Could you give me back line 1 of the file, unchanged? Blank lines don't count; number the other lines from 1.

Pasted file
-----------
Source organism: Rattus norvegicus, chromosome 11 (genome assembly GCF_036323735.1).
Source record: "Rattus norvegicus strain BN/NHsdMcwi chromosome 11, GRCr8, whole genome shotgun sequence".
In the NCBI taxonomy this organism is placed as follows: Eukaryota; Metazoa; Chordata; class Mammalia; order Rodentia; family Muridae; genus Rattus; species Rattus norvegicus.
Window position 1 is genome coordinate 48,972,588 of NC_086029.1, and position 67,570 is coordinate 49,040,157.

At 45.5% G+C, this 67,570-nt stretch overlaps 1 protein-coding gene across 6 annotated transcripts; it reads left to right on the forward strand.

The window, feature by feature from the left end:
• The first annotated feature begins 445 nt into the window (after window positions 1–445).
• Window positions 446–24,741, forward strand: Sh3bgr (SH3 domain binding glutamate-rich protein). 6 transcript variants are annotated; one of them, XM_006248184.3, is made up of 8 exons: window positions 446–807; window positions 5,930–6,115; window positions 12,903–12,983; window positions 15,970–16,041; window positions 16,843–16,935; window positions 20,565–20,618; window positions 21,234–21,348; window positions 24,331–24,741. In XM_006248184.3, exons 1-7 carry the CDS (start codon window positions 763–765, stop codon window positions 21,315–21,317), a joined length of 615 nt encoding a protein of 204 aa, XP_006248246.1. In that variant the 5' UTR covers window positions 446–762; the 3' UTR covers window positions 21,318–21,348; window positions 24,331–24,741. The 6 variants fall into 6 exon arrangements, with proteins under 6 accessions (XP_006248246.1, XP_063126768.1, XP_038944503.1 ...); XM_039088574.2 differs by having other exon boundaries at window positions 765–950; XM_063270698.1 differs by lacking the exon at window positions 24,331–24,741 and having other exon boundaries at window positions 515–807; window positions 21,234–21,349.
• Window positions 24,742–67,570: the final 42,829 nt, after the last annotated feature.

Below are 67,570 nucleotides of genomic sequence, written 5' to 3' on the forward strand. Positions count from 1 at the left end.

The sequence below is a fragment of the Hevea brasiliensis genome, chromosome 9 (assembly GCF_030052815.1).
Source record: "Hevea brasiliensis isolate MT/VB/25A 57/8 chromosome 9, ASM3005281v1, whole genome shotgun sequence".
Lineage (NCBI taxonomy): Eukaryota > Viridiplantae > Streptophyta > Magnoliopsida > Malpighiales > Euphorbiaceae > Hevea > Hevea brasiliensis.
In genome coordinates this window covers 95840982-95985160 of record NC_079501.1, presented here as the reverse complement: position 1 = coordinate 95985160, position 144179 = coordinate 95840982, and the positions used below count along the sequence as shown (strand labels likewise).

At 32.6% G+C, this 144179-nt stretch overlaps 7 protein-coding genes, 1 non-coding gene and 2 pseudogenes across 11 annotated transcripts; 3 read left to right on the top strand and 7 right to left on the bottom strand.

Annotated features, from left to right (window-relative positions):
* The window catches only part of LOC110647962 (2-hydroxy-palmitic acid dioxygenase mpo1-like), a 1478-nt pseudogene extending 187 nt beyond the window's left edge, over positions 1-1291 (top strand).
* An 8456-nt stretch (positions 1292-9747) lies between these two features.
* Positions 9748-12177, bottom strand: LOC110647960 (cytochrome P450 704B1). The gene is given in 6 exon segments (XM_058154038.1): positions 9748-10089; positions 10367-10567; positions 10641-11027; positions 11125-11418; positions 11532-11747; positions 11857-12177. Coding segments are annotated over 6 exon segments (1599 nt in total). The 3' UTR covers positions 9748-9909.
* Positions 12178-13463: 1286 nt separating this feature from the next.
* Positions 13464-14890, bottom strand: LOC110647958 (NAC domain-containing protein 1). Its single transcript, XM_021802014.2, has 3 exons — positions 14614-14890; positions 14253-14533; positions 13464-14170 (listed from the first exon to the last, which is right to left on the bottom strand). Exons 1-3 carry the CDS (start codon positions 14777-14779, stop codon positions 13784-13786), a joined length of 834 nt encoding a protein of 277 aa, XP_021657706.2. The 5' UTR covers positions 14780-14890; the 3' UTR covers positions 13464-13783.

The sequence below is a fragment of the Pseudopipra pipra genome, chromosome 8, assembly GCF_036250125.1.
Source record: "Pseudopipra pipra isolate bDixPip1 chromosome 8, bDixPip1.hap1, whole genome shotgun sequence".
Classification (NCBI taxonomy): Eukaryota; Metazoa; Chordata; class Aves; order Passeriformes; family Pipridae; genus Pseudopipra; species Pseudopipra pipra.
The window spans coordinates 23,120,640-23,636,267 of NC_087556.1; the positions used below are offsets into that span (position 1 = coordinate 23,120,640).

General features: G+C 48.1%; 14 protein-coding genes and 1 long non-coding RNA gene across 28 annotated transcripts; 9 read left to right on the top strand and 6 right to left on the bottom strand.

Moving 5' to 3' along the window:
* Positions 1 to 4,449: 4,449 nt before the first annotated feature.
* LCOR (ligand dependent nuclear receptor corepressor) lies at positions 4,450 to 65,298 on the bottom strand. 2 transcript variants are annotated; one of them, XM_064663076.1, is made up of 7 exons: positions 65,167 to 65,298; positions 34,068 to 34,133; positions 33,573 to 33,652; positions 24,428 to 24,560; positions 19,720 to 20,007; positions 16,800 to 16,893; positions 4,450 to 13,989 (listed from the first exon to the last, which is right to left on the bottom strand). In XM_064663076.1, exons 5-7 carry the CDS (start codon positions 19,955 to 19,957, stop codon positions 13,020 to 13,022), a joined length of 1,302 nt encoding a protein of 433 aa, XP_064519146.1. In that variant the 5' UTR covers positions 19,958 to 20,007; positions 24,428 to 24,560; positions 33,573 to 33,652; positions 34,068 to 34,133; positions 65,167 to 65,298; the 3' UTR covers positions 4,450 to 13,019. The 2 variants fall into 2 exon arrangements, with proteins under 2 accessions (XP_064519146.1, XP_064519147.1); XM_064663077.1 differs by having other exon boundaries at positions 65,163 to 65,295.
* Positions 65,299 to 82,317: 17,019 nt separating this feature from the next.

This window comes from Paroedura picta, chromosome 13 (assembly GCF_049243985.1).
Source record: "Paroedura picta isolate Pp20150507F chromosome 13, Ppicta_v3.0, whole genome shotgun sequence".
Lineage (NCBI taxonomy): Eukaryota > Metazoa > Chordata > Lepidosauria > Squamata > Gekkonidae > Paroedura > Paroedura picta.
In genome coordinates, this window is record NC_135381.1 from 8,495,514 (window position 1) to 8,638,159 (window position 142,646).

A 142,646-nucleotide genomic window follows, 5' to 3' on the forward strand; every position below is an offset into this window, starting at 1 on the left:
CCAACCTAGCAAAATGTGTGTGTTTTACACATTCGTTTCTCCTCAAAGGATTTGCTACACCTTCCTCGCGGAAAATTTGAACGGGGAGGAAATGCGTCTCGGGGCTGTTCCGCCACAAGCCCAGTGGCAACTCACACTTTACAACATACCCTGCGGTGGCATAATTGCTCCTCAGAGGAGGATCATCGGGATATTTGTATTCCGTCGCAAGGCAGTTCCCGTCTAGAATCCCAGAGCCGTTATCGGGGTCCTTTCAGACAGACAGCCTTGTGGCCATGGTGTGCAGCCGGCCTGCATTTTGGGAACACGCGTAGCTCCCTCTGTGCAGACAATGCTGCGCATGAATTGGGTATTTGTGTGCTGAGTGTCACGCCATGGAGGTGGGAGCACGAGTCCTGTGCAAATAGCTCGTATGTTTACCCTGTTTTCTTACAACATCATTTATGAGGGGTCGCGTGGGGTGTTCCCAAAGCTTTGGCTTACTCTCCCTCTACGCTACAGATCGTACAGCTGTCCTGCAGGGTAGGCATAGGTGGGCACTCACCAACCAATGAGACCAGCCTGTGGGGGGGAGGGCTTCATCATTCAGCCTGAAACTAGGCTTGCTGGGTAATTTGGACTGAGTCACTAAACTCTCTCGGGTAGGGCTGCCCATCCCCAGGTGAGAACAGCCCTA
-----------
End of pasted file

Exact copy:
Source organism: Rattus norvegicus, chromosome 11 (genome assembly GCF_036323735.1).